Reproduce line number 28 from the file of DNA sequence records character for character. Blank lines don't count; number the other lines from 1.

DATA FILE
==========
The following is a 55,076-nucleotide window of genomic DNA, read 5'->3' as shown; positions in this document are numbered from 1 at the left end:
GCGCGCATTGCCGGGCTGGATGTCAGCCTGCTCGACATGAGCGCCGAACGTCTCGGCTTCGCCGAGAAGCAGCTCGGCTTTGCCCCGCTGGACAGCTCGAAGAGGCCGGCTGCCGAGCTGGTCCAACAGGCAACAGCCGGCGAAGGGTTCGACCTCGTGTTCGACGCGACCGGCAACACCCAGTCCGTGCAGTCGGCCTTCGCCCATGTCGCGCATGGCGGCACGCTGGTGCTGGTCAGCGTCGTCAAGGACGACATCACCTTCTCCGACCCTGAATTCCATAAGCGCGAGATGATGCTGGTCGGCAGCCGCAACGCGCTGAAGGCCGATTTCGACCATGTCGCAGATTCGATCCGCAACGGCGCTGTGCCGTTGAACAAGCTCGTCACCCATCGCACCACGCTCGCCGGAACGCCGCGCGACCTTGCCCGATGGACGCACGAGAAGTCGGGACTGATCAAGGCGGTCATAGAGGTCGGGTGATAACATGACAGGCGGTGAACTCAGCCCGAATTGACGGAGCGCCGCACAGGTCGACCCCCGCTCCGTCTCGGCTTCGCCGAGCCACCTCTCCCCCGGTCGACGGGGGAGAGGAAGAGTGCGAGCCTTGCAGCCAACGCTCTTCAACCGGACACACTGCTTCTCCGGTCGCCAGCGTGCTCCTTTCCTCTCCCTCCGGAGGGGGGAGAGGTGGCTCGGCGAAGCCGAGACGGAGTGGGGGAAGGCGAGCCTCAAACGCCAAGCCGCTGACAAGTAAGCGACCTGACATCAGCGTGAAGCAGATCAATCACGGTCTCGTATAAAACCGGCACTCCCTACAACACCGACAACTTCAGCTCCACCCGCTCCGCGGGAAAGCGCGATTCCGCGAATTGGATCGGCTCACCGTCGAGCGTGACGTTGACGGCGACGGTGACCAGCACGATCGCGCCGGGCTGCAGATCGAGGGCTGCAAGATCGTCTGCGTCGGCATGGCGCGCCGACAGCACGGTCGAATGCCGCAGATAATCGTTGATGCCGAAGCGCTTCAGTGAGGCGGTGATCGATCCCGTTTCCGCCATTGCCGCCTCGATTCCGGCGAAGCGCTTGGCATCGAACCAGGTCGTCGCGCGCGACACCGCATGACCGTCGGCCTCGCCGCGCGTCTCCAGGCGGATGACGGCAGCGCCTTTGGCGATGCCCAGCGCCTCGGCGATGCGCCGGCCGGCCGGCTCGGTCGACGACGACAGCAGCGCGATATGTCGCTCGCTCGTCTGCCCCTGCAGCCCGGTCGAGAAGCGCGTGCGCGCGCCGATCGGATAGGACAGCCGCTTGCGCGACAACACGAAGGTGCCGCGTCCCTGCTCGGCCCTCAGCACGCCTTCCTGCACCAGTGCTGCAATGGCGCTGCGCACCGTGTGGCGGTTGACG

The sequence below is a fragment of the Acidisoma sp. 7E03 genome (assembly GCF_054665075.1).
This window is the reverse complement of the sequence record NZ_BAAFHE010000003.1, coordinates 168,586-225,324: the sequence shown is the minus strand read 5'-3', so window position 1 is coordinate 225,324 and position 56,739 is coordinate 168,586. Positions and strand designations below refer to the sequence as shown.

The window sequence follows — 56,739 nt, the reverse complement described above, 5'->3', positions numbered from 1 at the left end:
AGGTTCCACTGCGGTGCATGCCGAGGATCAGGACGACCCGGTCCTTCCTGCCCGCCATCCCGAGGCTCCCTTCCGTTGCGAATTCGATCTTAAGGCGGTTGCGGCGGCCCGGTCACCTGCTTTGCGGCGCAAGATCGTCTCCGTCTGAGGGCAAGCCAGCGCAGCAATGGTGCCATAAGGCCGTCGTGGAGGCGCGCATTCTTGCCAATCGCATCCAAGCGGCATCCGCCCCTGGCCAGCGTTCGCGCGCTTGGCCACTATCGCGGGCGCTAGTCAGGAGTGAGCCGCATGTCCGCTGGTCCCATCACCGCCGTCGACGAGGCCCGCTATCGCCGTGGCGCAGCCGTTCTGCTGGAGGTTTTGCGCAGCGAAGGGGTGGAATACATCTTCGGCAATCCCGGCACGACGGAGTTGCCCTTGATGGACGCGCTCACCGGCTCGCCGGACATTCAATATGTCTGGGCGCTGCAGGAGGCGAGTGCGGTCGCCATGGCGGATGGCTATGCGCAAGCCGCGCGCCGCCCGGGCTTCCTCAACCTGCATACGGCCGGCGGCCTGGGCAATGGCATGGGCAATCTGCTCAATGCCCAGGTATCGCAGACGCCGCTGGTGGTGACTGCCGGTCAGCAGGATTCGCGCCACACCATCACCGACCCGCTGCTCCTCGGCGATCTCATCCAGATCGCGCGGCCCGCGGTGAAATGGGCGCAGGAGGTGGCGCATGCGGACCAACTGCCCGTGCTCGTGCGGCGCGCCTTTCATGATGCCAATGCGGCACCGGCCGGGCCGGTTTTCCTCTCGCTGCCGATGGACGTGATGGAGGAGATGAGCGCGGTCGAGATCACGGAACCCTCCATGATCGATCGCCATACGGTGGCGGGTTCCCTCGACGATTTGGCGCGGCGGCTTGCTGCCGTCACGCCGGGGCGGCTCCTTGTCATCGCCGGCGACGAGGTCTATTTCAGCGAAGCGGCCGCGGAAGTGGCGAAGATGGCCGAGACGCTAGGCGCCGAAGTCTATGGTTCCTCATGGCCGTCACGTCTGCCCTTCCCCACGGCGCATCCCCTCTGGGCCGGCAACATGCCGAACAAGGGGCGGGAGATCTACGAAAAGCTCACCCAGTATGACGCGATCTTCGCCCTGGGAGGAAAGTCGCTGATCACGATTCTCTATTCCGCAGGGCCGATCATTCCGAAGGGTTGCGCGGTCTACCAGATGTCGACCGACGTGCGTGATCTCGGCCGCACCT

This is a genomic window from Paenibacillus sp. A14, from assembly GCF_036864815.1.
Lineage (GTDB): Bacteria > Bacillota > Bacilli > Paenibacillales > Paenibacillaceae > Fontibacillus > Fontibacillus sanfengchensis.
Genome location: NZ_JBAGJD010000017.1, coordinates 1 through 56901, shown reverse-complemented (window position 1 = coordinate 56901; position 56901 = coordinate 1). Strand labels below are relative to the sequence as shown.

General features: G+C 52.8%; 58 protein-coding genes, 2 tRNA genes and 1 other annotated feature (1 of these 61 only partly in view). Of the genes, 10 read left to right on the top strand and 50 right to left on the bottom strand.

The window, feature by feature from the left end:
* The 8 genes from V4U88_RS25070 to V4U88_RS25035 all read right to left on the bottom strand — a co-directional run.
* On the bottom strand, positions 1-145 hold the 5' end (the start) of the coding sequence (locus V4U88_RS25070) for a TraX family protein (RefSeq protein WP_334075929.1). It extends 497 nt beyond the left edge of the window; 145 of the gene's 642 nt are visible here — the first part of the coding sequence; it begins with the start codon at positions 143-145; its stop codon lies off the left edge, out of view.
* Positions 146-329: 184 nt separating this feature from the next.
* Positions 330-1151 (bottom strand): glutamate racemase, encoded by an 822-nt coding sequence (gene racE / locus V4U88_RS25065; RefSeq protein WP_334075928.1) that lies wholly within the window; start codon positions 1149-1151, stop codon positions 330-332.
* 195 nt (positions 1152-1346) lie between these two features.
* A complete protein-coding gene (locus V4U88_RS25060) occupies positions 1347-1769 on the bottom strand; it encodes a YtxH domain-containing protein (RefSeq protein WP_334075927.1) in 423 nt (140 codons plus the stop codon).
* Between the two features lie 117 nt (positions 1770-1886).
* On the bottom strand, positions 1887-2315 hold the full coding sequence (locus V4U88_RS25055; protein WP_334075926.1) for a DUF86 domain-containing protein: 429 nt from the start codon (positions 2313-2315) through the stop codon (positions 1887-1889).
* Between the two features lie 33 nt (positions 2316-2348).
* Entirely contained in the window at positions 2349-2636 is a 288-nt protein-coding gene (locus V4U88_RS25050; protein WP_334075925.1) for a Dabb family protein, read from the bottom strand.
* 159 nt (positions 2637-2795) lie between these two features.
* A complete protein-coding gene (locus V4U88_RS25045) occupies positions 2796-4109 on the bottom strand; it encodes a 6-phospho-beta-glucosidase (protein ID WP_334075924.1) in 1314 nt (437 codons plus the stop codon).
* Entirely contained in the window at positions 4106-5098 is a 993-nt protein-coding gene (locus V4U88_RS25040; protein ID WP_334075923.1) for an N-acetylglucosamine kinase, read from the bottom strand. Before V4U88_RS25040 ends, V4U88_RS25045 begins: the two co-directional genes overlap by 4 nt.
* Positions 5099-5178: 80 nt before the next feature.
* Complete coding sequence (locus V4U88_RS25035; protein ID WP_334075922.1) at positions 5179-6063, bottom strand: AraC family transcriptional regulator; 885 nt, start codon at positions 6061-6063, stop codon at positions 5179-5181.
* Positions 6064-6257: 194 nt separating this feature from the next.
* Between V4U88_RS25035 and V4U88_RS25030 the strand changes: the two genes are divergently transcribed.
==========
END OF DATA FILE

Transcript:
* Between V4U88_RS25035 and V4U88_RS25030 the strand changes: the two genes are divergently transcribed.